Max Verstappen, Red Bull, Red Bull Ring, 2019

Five wins prediction “cost me in lost bets” – Marko

2020 F1 season

Posted on

| Written by and

Red Bull motorsport consultant Helmut Marko says his pre-season prediction the team would win five races this year has cost him in lost bets.

The team achieved three victories in 2019, its first season with new power unit supplier Honda. However Marko denied the team had under-delivered on its potential.

“I wouldn’t say that. It did cost me in lost bets that we only won three races, but we had the potential to win five if not six races.”

Speaking alongside driver Max Verstappen on Red Bull-owned television channel Servus TV, the pair identified Mexico and the USA as races the team had the potential to win. Verstappen’s three victories came in Austria, Germany and Brazil.

The team is well ahead of schedule for completing its new car for the 2020 F1 season, the RB16, Marko added.

“We are currently 14 days ahead of schedule,” he said, adding the team is using “a Dutch test rig which accommodates a complete car and runs up to 330kph in real-time to enable us to understand any mapping or other issues.”

“We have planned four weeks for that process,” he added. “So we are going into the season better prepared than ever before, with a new concept. Now we need to deliver.”

Red Bull closed the gap to rivals Mercedes and Ferrari during the course of last season. “Usually we are competitive from Spain onwards,” said Marko, “but this year it took a bit longer.

“But those are the lessons we took out of this year and next year we have no more excuses. The engine is top, Max has matured and is also top, and now we need to deliver a good chassis.”

Advert | Become a RaceFans supporter and go ad-free

2020 F1 season

Browse all 2020 F1 season articles

Author information

Keith Collantine
Lifelong motor sport fan Keith set up RaceFans in 2005 - when it was originally called F1 Fanatic. Having previously worked as a motoring...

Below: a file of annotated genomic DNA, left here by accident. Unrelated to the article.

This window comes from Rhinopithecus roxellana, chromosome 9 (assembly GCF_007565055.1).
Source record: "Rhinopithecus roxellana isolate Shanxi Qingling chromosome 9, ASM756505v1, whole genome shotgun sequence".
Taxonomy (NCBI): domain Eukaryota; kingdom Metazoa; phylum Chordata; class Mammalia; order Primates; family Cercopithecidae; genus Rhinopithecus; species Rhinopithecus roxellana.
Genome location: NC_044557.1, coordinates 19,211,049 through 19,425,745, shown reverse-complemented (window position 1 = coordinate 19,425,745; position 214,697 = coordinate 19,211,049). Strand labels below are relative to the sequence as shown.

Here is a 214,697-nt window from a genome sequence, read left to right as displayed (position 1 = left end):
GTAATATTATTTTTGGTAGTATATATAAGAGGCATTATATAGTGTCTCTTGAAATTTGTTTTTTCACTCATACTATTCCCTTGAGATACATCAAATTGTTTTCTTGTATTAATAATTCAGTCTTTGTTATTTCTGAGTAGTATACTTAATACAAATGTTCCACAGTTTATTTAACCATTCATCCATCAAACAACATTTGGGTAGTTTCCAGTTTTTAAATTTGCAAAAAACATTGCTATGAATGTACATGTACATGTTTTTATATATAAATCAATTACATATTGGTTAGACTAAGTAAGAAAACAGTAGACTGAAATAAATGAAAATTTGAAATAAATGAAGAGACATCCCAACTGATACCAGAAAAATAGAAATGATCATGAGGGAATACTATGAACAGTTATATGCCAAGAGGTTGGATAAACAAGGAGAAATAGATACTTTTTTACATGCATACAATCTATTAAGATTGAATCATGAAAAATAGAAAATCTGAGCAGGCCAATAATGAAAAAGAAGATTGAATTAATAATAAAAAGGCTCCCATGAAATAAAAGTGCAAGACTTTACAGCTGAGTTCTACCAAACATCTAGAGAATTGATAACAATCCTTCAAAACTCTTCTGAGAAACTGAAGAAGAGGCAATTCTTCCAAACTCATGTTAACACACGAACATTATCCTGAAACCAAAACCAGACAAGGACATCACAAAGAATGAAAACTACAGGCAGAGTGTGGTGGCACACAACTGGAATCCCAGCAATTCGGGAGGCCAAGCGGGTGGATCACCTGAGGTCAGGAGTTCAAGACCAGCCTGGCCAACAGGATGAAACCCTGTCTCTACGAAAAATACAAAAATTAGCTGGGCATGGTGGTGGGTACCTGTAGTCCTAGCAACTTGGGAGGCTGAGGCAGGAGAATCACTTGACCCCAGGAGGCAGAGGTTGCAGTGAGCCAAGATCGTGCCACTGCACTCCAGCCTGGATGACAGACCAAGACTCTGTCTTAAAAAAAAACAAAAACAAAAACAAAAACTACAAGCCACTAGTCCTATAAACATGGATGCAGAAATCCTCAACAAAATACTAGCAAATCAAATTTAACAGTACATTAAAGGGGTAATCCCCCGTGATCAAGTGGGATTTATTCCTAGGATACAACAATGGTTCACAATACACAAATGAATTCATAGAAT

Dieter Rencken
Dieter Rencken has held full FIA Formula 1 media accreditation since 2000, during which period he has reported from over 300 grands prix, plus...

Got a potential story, tip or enquiry? Find out more about RaceFans and contact us here.

31 comments on “Five wins prediction “cost me in lost bets” – Marko”

  1. Well, “five wins” sounded ambitious at the start of the year, but at the end of the season, I’d say they definitely achieved the spirit of what Marko said, though not the letter. I’m pretty sure Marko is happy to have lost these bets.

    1. indeed, they weren’t that far away from 5. Max won 3 and was really close to winning Hungary if he had a bit of help from Gasly. Maybe Mexico too based on their speed in qually and race simulations, but that was Max going back to his hot-headed driving again.

      1. Yes, and put ricciardo in the 2nd seat and you get those wins.

        1. It’s always fun to read people’s unfounded assumptions.

      2. touching HAM was because VET blocked HAM and VER had no fault there. His action on Bottas was brilliant but with an unhappy ending.
        If there is an option to pass you should use it.

    2. @phylyp Well said re ‘achieved the spirit of what Marko said.’ I know I’m absolutely chuffed with what they have done this season. Well beyond my expectations car/pu wise.